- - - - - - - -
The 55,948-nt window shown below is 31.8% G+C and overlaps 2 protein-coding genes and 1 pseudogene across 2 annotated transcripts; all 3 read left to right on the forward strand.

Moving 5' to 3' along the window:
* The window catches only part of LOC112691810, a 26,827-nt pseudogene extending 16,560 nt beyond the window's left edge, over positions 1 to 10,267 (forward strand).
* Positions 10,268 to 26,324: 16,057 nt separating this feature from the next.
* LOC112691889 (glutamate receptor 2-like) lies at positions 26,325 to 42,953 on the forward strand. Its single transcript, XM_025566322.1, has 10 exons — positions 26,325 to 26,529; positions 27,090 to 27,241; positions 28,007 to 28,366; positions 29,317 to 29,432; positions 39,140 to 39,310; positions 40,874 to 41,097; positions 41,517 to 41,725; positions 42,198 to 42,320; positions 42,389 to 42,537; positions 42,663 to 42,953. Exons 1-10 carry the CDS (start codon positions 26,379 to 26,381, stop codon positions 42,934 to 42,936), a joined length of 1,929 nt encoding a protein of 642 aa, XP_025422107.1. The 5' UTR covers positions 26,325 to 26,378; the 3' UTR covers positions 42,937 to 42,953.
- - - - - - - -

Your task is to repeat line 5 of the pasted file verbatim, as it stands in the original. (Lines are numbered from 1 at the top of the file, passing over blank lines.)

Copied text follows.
* LOC112691889 (glutamate receptor 2-like) lies at positions 26,325 to 42,953 on the forward strand. Its single transcript, XM_025566322.1, has 10 exons — positions 26,325 to 26,529; positions 27,090 to 27,241; positions 28,007 to 28,366; positions 29,317 to 29,432; positions 39,140 to 39,310; positions 40,874 to 41,097; positions 41,517 to 41,725; positions 42,198 to 42,320; positions 42,389 to 42,537; positions 42,663 to 42,953. Exons 1-10 carry the CDS (start codon positions 26,379 to 26,381, stop codon positions 42,934 to 42,936), a joined length of 1,929 nt encoding a protein of 642 aa, XP_025422107.1. The 5' UTR covers positions 26,325 to 26,378; the 3' UTR covers positions 42,937 to 42,953.